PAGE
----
“Those Mongols”

The recently publicized quote from a UK public official using the term “mongols” as a descriptor of people with Down syndrome reminded me of the reason I won’t be seeing David Sedaris perform live when he comes through town next year. 

In his book, Naked, David Sedaris tells us about his time as a volunteer at a mental institution during his youth, including this anecdote:

“The day proceeded, everything from a mongoloid teenager with an ingrown toenail to a self-proclaimed swami who had fashioned himself a turban of urine-soaked towels. Clarence and I carted them to the infirmary and later returned them to their wards.”

Bitter Pill

Oh, my. Once I read those sentences, I read them again, as if a large pill I kept trying to swallow but still stuck in my throat. I shuffled pages to the copyright date, 1997. Hm. I did quick math assumptions and concluded this story section took place in the early to mid-seventies. Hm, again.

 First, the quality of life for this young man with Down syndrome breaks my heart. I really did re-read this several times just trying to cope with it. Oh the heartbreak it brings. I imagine a mother who was told to put her child “away” and a boy with all of the potential to learn instead being pushed into a facility where he did not belong. Not so uncommon for the time. At the 321 eConference over this last World Down Syndrome Day, one of the speakers pointedly noted, the chromosomal make-up of people with Down syndrome has not changed from 20, 30, 100 years to the present. And yet now, people with Down syndrome are learning, reading, speaking, working, and thriving. (In fact, check this video called Dear Future Mom out if you want to see great examples of this.) Yet in this story, which I put at about 40 years ago…

 And then there is Sedaris’ word choice. Again, a deep breath. I reminded myself that in the early 70’s, “mongoloid” was a common-ish language descriptor of a person with Down syndrome. (Even the College Psychology book that I used to look up “Down syndrome” on the day my son was born used the term.)   Still…I didn’t notice Sedaris using other words which were accepted by some groups at their time that are clearly derogatory descriptors.

Did he use this term on purpose to make the point of how this young man was categorized? If so, why did he choose to never redeem this point of view? Why did he leave this boy so labeled?

Sedaris is an essayist, a humorist, and creative non-fiction author. He writes primarily from personal experience. Sedaris’ stories often do not end in redemption; he does not always give himself or his readers a message or even the road to a higher purpose. Often, his stories are nothing more than the image of the road from his perspective.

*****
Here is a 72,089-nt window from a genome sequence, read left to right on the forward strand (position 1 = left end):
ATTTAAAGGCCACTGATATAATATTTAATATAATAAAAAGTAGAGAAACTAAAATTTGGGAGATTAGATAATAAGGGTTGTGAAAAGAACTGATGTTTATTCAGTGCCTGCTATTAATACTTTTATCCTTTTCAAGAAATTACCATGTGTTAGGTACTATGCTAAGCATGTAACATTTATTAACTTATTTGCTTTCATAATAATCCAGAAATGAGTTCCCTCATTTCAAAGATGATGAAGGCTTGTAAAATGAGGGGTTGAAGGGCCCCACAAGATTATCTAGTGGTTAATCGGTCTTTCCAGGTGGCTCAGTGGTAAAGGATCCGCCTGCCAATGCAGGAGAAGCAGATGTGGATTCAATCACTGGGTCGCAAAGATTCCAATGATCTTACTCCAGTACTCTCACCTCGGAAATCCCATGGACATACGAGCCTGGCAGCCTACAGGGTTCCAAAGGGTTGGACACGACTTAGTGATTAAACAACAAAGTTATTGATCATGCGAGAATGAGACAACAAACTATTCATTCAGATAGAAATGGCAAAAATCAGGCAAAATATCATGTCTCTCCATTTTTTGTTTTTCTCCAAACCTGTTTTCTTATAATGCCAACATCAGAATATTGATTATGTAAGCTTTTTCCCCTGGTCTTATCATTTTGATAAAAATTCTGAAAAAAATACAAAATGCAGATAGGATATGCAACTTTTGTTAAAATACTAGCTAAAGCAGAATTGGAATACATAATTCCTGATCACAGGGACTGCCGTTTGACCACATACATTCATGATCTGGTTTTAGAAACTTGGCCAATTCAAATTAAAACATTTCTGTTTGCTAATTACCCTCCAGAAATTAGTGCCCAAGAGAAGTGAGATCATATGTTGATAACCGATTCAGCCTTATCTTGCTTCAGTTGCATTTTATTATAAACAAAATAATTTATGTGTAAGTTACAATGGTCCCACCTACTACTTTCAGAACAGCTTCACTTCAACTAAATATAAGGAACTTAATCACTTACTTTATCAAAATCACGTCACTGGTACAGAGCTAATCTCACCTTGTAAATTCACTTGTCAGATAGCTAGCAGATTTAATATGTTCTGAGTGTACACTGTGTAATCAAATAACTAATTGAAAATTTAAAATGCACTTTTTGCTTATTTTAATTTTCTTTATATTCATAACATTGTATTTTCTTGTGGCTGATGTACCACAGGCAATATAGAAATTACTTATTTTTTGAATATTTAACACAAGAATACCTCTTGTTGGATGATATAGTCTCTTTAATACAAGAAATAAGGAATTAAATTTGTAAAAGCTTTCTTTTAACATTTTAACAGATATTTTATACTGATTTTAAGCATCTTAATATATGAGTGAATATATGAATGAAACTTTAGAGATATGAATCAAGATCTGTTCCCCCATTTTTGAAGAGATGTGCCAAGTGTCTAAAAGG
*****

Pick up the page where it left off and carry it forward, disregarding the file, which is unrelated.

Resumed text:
I’ve rationalized it all in my mind, and yet, no.

I have been unable to shake his decision.

These are two brief sentences in his vast story, a story that holds his truths and his journey, but as a storyteller, language – word choice  – is his responsibility. So it is. I’m not compelled to pick up any more copies of his work, nor see him speak when he comes through Omaha next year. That is that, each decision affects the other, as artist and consumer, which is the way of things.

Nick Martin, however,

An elected public official, the mayor of Swindon (UK) was “forced” to publicly apologize for his use of the term Mongol. This story came to my attention via the organization Saving Downs and their article: “Mongols” is so Yesterday: An open letter to Nick Martin. Which Mr. Martin confirmed in so much as, “He later told BBC Wiltshire that he had used a word he “was brought up with.”  

It’s not “the term” that’s the most offensive part of what Mr. Martin had to say. Here’s his undenied quote and let’s see what you think:

 “Are we still letting those mongols have sex with each other?”

Generally speaking, any term followed by “still letting those” is bound to mean degradation of said group descriptor. Seriously, fill in anything “Are we still letting those Europeans…? Are we still letting those (fill in the blank) people…? Are we still letting those young people/old people/ middle aged people…?” Really. Letting those?

And then, for the final part of the question, is that any of your businesses, Mr. Mayor? ANY?!?

Um, let me help you here, no.

Just to show I too can generalize, I found his next attempt at rationale even more damming. The headline was nice: Mayor forced to apologise for ‘mongols’ remark says he was just trying to understand disabled sex lives. The article however goes on to include his real quotes to ITV news. Oh my. They didn’t help.

Well, guess what? He resigned. I’m OK with that. I mean, after all, he said himself, “I’m over 60 and I made a mistake.” Are we still letting those over 60’s make public policy?

Alright, I’ll contain the snark. He’s an ocean away but the fact of the matter is this, containing groups of humans to “those,” and making judgments that involve “letting” when it comes to consensual adults, are not good habits for those who make laws and policies. We have Mr. Martin to point to, but the problem faces us here as well. The second fact of the matter is words have power. And how we react to the words is our own power statement as well.

But, I’ve said too much…

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This is a “repost”  from  April of 2014, I am re-sharing it now as part of #DSAM15 and Change the Your World Wed. Because, guess what? When we change our words, we change our  world. This I believe.